Majority of institutional investors expect a major part of their ESG holdings will be held in passive, index-tracking products over the next five years.
Investors have been piling cash into environmentally themed exchange traded funds, and the boom looks set to speed up amid the global pandemic.
Some 55% of institutional investors expect that the majority of their ESG holdings will be held in passive, index-tracking products over the next five years, according to Invesco.
While only about one in five assets of those who already have ESG exposure are already in passive products, some 45% plan to boost that exposure in the next two years. Only 5% plan to decrease holdings in passive products, the research found.
And more than two thirds of those surveyed say the Covid-19 pandemic is speeding up this trend. Indeed, a 23 July survey from EY found that 76% of finance executives say the coronavirus recovery will “supercharge” the sustainable finance agenda in the UK.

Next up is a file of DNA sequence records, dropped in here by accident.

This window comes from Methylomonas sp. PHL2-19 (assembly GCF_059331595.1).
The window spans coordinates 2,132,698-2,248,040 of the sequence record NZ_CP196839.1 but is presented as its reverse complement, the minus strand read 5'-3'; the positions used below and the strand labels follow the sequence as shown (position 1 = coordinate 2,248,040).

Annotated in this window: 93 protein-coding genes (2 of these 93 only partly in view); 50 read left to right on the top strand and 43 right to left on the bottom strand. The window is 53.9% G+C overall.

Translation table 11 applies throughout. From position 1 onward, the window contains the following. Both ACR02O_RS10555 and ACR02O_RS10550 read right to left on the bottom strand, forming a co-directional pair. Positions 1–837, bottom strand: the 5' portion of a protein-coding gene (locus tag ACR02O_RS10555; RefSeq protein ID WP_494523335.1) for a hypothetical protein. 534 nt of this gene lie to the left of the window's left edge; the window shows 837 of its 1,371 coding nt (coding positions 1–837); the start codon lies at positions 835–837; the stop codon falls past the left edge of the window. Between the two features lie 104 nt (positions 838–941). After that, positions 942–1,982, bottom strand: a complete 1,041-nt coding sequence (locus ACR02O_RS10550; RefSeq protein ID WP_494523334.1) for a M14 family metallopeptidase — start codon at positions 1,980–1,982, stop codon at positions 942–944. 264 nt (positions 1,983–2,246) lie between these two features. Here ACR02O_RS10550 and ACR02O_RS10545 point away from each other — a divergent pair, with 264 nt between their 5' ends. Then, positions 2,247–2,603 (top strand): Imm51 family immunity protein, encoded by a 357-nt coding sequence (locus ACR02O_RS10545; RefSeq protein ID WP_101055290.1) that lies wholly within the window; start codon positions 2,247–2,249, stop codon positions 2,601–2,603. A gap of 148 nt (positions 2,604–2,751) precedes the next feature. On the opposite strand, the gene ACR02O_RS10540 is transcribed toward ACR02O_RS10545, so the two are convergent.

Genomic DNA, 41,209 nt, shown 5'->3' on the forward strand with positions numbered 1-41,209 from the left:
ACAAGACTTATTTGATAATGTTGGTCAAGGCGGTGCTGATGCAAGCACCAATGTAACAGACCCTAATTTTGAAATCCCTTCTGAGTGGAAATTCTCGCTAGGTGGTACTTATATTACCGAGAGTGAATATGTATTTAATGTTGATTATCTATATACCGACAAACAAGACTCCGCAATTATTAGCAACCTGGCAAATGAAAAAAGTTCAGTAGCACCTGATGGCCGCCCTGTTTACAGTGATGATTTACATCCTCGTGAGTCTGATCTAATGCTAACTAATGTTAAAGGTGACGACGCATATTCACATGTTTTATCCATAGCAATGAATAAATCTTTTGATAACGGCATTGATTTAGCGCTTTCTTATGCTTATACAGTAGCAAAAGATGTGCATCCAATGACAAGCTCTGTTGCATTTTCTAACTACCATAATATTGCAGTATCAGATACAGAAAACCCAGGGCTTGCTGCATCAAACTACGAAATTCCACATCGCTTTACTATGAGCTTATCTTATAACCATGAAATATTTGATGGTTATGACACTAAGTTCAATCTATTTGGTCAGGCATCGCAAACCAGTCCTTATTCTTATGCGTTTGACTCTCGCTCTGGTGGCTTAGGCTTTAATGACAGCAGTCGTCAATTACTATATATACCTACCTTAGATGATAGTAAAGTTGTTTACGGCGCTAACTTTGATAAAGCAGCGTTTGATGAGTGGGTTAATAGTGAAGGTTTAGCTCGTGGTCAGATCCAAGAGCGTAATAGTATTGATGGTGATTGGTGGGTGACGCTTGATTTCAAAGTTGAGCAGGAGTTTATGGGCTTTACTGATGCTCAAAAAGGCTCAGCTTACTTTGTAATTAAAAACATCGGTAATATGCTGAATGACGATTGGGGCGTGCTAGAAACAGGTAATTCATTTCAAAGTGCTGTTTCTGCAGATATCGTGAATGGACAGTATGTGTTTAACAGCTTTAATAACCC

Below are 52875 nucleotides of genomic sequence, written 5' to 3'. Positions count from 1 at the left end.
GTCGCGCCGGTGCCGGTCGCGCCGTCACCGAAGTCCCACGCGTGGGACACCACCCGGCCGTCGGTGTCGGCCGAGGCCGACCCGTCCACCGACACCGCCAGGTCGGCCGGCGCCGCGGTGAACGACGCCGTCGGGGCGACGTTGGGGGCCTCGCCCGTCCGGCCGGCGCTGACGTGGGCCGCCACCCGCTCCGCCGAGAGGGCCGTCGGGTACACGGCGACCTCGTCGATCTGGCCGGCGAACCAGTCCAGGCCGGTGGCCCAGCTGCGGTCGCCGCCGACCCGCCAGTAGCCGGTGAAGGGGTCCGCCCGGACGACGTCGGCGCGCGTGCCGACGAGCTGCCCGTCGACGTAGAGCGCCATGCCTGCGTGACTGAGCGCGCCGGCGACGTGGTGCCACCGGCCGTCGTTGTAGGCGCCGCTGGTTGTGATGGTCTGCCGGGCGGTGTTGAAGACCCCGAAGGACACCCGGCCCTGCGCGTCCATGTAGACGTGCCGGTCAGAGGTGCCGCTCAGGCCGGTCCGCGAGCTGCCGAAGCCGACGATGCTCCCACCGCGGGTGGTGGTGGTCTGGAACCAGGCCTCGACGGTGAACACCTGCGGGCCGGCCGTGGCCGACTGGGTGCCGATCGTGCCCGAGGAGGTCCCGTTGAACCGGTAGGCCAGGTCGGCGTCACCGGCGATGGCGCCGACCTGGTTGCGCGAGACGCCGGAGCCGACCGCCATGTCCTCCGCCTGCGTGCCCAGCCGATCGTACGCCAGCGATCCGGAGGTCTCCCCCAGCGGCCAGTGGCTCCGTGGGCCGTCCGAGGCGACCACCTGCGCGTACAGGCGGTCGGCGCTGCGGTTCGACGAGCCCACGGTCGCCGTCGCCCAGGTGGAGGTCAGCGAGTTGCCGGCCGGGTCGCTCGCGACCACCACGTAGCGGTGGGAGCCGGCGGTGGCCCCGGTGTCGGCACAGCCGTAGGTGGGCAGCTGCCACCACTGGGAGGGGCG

It is a jarring finding for active managers, who have been hoping to make the most of the trend toward sustainable investing. This year has been tough — stock pickers must justify their higher fees to analyse and hand pick winners for clients.
Their performance is expected to be worth those higher costs. But data in July showed passives outperformed their active peers during the pandemic — even though rocky markets tend to be a prime footing for stock pickers.
The overwhelming weight of academic evidence shows that stock pickers are “very poor at market timing”, David Blake, a professor in the finance faculty of City University in London, told Financial News at the time.
“Most outperformance is down to luck, not skill,” said Blake. “It takes a very long period of performance data to distinguish skilled managers from lucky ones.”
Finance giants are piling in. BlackRock and UK insurance firm Scottish Widows in early August announced a £2bn semi-passive climate fund focused on low-carbon initiatives.
The venture will mean the pension portfolios of up to six million UK customers being invested in the fund manager’s new low-carbon fund.
The fund is a semi-passive offering, based on the MSCI World index, but with a systematic screening process
Since 2015, flows from Europe, the Middle East and Africa into ETFs incorporating ESG criteria have boomed from about $4bn to $48bn as of June of this year, Invesco found.
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